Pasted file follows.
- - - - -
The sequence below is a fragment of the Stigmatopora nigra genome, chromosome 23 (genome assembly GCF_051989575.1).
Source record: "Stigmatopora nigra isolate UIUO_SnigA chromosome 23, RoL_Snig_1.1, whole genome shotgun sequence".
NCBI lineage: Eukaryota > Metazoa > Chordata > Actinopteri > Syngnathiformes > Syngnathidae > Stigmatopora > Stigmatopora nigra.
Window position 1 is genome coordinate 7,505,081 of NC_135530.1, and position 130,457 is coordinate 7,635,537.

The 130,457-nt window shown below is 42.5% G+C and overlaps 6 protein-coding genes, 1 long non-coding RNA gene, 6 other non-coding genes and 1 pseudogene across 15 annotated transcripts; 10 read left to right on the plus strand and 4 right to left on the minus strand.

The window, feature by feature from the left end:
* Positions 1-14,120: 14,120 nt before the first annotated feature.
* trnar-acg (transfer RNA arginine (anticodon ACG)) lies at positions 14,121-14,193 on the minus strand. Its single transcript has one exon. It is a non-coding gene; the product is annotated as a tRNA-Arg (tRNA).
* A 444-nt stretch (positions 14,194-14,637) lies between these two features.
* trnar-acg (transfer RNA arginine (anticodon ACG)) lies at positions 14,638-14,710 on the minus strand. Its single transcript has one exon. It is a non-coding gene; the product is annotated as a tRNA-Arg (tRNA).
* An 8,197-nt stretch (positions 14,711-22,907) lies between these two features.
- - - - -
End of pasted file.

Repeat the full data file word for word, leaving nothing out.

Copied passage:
The sequence below is a fragment of the Stigmatopora nigra genome, chromosome 23 (genome assembly GCF_051989575.1).
Source record: "Stigmatopora nigra isolate UIUO_SnigA chromosome 23, RoL_Snig_1.1, whole genome shotgun sequence".
NCBI lineage: Eukaryota > Metazoa > Chordata > Actinopteri > Syngnathiformes > Syngnathidae > Stigmatopora > Stigmatopora nigra.
Window position 1 is genome coordinate 7,505,081 of NC_135530.1, and position 130,457 is coordinate 7,635,537.

The 130,457-nt window shown below is 42.5% G+C and overlaps 6 protein-coding genes, 1 long non-coding RNA gene, 6 other non-coding genes and 1 pseudogene across 15 annotated transcripts; 10 read left to right on the plus strand and 4 right to left on the minus strand.

The window, feature by feature from the left end:
* Positions 1-14,120: 14,120 nt before the first annotated feature.
* trnar-acg (transfer RNA arginine (anticodon ACG)) lies at positions 14,121-14,193 on the minus strand. Its single transcript has one exon. It is a non-coding gene; the product is annotated as a tRNA-Arg (tRNA).
* A 444-nt stretch (positions 14,194-14,637) lies between these two features.
* trnar-acg (transfer RNA arginine (anticodon ACG)) lies at positions 14,638-14,710 on the minus strand. Its single transcript has one exon. It is a non-coding gene; the product is annotated as a tRNA-Arg (tRNA).
* An 8,197-nt stretch (positions 14,711-22,907) lies between these two features.